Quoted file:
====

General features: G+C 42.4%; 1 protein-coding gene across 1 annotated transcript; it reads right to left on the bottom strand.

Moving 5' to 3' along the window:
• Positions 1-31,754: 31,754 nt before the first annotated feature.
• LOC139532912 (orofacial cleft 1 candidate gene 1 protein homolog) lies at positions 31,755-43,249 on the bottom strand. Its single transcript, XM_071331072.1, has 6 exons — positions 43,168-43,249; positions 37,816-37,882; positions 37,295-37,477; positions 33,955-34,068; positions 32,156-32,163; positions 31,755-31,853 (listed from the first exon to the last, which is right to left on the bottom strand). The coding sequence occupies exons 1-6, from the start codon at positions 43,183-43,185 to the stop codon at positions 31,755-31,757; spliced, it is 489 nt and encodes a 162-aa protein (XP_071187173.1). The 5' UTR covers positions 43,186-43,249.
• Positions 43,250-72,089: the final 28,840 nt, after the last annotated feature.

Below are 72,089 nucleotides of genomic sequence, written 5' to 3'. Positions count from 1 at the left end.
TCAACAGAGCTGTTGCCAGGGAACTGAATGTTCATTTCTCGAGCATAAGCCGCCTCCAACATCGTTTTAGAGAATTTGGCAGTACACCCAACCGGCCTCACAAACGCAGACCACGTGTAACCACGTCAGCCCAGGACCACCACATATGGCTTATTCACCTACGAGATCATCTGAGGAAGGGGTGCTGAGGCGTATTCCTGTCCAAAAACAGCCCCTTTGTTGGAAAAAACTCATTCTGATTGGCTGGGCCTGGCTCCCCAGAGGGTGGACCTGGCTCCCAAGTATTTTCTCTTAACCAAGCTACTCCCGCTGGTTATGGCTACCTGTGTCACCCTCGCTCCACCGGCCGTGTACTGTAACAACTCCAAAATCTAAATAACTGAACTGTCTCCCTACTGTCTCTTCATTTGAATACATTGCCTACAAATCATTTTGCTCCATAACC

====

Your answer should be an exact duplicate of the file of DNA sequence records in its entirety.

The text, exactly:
General features: G+C 42.4%; 1 protein-coding gene across 1 annotated transcript; it reads right to left on the bottom strand.

Moving 5' to 3' along the window:
• Positions 1-31,754: 31,754 nt before the first annotated feature.
• LOC139532912 (orofacial cleft 1 candidate gene 1 protein homolog) lies at positions 31,755-43,249 on the bottom strand. Its single transcript, XM_071331072.1, has 6 exons — positions 43,168-43,249; positions 37,816-37,882; positions 37,295-37,477; positions 33,955-34,068; positions 32,156-32,163; positions 31,755-31,853 (listed from the first exon to the last, which is right to left on the bottom strand). The coding sequence occupies exons 1-6, from the start codon at positions 43,183-43,185 to the stop codon at positions 31,755-31,757; spliced, it is 489 nt and encodes a 162-aa protein (XP_071187173.1). The 5' UTR covers positions 43,186-43,249.
• Positions 43,250-72,089: the final 28,840 nt, after the last annotated feature.

Below are 72,089 nucleotides of genomic sequence, written 5' to 3'. Positions count from 1 at the left end.
TCAACAGAGCTGTTGCCAGGGAACTGAATGTTCATTTCTCGAGCATAAGCCGCCTCCAACATCGTTTTAGAGAATTTGGCAGTACACCCAACCGGCCTCACAAACGCAGACCACGTGTAACCACGTCAGCCCAGGACCACCACATATGGCTTATTCACCTACGAGATCATCTGAGGAAGGGGTGCTGAGGCGTATTCCTGTCCAAAAACAGCCCCTTTGTTGGAAAAAACTCATTCTGATTGGCTGGGCCTGGCTCCCCAGAGGGTGGACCTGGCTCCCAAGTATTTTCTCTTAACCAAGCTACTCCCGCTGGTTATGGCTACCTGTGTCACCCTCGCTCCACCGGCCGTGTACTGTAACAACTCCAAAATCTAAATAACTGAACTGTCTCCCTACTGTCTCTTCATTTGAATACATTGCCTACAAATCATTTTGCTCCATAACC